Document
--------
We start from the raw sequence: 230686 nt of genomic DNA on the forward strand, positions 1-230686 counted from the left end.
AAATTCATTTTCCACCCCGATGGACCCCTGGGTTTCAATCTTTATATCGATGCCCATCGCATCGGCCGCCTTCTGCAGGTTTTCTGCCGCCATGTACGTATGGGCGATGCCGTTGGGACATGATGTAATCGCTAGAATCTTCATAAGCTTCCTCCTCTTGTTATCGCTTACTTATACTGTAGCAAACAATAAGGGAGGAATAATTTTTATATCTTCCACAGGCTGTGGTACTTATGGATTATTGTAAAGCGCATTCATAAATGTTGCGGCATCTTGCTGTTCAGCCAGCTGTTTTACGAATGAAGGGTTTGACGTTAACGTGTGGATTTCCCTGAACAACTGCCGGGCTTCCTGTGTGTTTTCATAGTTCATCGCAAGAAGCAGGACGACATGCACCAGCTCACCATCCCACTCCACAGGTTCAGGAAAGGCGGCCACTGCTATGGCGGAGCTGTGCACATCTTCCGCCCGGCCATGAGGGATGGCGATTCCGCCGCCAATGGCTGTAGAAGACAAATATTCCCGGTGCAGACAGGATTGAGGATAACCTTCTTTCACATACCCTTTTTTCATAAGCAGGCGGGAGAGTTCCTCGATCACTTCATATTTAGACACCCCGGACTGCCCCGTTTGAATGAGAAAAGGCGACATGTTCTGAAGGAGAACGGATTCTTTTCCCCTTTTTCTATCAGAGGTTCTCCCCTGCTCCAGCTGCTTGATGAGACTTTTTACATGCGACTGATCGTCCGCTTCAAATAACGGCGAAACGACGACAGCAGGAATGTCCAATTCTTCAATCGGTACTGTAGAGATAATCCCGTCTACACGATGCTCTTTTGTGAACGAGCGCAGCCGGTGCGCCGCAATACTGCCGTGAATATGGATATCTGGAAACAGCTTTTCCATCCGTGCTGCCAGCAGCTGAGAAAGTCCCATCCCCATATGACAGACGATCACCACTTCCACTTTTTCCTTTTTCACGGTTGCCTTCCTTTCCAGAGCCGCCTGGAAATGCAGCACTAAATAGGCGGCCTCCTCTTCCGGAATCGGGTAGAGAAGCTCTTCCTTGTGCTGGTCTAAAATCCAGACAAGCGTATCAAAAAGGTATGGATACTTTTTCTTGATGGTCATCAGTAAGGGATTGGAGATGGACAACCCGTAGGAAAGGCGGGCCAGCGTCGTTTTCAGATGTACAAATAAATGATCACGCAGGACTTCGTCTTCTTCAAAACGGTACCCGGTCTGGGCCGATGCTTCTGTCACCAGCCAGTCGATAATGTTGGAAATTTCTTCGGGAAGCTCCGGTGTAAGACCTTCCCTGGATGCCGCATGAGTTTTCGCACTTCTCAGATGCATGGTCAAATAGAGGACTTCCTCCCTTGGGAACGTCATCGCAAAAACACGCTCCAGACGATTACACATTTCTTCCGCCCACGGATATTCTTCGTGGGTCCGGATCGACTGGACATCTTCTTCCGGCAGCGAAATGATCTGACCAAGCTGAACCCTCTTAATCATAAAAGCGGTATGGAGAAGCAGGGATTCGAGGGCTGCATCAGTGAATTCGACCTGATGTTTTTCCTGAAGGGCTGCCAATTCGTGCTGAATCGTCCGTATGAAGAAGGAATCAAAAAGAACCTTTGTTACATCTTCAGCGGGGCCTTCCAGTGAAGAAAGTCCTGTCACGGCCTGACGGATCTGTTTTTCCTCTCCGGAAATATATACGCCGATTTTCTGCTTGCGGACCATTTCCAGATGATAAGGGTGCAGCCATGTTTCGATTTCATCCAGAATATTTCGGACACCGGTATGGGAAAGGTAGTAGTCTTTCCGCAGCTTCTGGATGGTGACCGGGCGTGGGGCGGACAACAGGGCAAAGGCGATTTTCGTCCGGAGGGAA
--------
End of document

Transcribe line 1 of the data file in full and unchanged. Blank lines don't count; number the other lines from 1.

We start from the raw sequence: 230686 nt of genomic DNA on the forward strand, positions 1-230686 counted from the left end.